LONDON, Feb 12 (IFR) - Junior bondholders have been dealt yet another blow this week as Spain’s Banco de Valencia is poised to write off as much as 90% of the value of its subordinated debt in a bid to restructure without having to rely on public aid.
The near wipeout in the instruments follows hot on the heels of the nationalisation of Dutch Bank SNS Reaal late last month and a shock decision to leave junior bondholders with nothing at all.
Though not as aggressive as SNS, Valencia will leave bondholders with just 10%-15% of their original investment.
Compatriot Bankia, meanwhile, is in the process of thrashing out a similarly aggressive restructuring that could leave investors, including retail accounts, with equity rather than cash in the failed bank.
Bankers say the bold move by regulators could now extend to senior bondholders, who so far - except for those in Denmark - have been left untouched in European bank restructurings.
“It feels like regulators are getting more aggressive, even in the periphery; and for that reason I think we’re likely to see the bail-in brought forward to 2015 rather than 2018,” said a London-based hybrid capital banker, referring to EU plans to impose losses on senior bondholders.
Banco de Valencia was one of four Spanish banks bailed out by the state during the financial crisis, alongside Bankia, CatalunyaCaixa and NovaGaliciaBank (NGB).
Some sold preference shares - which sit near the back of the queue and count as Tier 2 capital in the event of default - to retail investors in order to increase solvency ratios. Tier 2 investors rank below senior bondholders.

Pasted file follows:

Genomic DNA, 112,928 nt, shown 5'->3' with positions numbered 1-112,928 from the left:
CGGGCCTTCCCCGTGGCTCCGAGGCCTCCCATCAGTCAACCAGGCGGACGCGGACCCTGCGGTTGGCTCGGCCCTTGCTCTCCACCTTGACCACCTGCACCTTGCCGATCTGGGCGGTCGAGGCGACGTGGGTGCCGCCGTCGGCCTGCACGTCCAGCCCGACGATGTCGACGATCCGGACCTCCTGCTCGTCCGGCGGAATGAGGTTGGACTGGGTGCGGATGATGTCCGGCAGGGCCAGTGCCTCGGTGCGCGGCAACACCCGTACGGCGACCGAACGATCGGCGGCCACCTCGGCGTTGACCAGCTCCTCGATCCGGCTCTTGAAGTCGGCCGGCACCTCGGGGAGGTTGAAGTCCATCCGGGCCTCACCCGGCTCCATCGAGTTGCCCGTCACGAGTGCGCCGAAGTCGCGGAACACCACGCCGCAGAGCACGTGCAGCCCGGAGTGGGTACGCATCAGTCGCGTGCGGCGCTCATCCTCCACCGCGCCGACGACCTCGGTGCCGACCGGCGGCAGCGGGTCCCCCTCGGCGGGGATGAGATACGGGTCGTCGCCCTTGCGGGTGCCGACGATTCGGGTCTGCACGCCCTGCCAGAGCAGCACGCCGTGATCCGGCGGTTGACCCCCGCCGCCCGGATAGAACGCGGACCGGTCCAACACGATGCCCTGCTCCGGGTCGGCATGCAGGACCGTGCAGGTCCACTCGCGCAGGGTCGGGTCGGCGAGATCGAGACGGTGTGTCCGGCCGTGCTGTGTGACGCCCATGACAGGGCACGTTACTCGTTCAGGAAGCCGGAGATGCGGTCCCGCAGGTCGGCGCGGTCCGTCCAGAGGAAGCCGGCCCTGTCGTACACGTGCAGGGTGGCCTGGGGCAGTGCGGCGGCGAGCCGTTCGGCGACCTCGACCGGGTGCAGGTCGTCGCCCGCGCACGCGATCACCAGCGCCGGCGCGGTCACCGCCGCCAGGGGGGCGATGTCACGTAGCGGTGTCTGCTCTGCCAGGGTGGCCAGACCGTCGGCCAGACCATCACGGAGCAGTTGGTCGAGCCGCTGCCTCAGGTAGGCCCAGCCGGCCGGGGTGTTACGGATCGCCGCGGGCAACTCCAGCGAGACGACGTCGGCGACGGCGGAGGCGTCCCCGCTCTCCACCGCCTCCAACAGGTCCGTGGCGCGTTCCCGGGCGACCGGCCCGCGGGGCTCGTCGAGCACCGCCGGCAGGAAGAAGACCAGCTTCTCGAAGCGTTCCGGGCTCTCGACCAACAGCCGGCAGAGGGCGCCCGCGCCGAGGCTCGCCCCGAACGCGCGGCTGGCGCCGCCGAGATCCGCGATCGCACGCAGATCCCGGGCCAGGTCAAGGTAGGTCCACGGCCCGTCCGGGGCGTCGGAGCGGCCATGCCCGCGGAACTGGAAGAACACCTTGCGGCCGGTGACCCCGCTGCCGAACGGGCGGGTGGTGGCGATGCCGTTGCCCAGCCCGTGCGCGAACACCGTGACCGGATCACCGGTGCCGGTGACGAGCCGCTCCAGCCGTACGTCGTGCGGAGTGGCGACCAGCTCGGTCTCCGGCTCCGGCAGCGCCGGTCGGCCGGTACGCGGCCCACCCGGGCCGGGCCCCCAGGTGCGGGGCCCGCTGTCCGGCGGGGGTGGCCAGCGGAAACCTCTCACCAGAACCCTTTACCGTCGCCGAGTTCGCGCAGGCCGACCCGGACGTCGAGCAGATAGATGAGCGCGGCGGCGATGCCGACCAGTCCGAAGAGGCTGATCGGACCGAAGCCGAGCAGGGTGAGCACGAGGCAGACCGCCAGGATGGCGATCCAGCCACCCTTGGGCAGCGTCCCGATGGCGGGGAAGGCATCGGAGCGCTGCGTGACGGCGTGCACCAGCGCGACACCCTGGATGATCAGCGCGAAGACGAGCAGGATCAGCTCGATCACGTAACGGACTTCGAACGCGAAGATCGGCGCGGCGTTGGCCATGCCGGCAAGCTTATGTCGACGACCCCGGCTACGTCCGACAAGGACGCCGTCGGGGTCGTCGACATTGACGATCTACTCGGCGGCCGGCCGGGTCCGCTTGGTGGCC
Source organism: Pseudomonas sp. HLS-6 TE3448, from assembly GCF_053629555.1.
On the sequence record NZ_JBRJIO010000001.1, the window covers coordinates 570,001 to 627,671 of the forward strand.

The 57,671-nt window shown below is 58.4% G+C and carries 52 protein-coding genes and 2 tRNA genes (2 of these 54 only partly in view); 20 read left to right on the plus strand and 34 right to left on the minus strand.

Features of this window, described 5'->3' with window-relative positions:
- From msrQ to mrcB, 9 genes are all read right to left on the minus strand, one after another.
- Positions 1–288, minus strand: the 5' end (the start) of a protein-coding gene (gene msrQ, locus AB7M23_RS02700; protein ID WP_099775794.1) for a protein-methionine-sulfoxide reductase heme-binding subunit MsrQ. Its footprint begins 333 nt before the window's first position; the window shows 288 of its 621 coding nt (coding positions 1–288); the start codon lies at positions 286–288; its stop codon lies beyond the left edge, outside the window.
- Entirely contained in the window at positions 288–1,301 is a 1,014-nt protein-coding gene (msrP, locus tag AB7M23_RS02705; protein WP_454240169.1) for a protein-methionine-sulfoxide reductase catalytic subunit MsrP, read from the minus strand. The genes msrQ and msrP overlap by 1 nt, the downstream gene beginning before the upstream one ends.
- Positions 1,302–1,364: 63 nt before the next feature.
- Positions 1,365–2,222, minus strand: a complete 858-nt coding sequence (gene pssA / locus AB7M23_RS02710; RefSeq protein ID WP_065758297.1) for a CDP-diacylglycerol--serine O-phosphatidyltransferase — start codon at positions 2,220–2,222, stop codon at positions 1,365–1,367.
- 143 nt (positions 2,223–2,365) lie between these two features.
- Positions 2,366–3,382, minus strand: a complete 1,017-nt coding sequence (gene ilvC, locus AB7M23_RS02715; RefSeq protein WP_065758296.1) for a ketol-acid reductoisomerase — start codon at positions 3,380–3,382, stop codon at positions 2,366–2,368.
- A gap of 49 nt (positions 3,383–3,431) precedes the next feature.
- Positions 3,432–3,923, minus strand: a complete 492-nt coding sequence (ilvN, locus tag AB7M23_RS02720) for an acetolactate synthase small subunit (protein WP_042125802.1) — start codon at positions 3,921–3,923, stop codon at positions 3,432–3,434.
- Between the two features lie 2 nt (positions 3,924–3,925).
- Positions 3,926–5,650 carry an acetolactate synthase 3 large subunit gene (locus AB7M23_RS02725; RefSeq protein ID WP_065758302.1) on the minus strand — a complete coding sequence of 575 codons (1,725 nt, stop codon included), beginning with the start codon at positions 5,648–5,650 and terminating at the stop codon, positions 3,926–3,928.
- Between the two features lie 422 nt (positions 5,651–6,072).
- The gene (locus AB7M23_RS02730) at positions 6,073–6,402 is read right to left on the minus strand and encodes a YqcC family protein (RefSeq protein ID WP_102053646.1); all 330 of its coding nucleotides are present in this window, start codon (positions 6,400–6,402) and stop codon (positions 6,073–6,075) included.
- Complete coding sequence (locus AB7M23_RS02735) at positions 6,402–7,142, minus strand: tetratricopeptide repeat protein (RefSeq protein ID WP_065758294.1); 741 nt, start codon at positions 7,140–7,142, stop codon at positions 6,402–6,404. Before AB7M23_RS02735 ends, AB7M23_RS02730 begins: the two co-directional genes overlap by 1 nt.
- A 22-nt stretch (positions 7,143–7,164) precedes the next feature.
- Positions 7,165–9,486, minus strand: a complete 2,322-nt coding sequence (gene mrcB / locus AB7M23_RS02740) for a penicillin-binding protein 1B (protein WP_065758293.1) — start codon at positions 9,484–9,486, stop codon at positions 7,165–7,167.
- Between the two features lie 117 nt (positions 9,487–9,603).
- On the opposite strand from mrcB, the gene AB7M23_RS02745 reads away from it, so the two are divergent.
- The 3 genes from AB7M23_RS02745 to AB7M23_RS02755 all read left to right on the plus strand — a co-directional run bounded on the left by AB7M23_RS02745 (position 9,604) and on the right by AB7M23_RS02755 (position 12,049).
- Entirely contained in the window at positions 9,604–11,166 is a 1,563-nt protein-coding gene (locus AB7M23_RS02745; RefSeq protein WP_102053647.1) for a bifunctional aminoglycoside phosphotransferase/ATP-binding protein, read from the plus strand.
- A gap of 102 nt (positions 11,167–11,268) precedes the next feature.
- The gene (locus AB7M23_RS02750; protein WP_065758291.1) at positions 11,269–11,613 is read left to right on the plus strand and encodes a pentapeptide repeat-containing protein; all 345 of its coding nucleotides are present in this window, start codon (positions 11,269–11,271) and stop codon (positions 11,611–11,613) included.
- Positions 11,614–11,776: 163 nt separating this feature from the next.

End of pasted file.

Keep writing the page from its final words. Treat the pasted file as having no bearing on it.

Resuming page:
The buffer that Tier 2 debt provides against potential losses has given investors more comfort in senior unsecured bank paper, allowing issuers to sell bonds with maturities that exceed the targeted 2018 date for bail-ins.
The differential between the Senior and Subordinated iTraxx indices widened to around 116bp in the wake of SNS Reaal’s nationalisation, and has so far stuck around those levels.
More aggressive rhetoric from some politicians last week about making senior bondholders share the pain in future bailouts could see senior spreads widen out and the cost of issuing such debt rise.
Last week, Germany, the Netherlands and Finland called for senior bail-in plans to be expedited to 2015.
The Dutch Finance Minister, Jeroen Dijsselbloem, considered including senior bondholders in the SNS expropriation, but backed off, fearing an unfavourable market reaction.
“Theoretically, even more creditors of SNS Reaal and SNS Bank might have been expropriated, that is, creditors on an equal footing with depositors: the ordinary creditors,” he said in a letter to parliament explaining the move.
“This includes uncovered bank bonds, also known as ‘senior bonds’. This option was dropped, however, because of expected adverse effects on financial stability.”
Up until recently, investors would have been forgiven for thinking their money was safer in the hands of a peripheral bank like Valencia with a wary regulator that is more likely to leave investors with something rather than nothing.
Peripheral countries had shown themselves to be terrified of contagion. When Anglo Irish was nationalised back in January 2009, subordinated bondholders were written down to 20% a year and a half later as part of a tender offer designed to avoid hurting sentiment in the country’s stronger banks. And senior bondholders were left untouched.
But the tide seems to be changing for peripheral banks that are taking aggressive action to avoid going cap in hand to their taxpayers. (Reporting by Aimee Donnellan, additional reporting by Sonya Dowsett; Editing by Natalie Harrison and Julian Baker)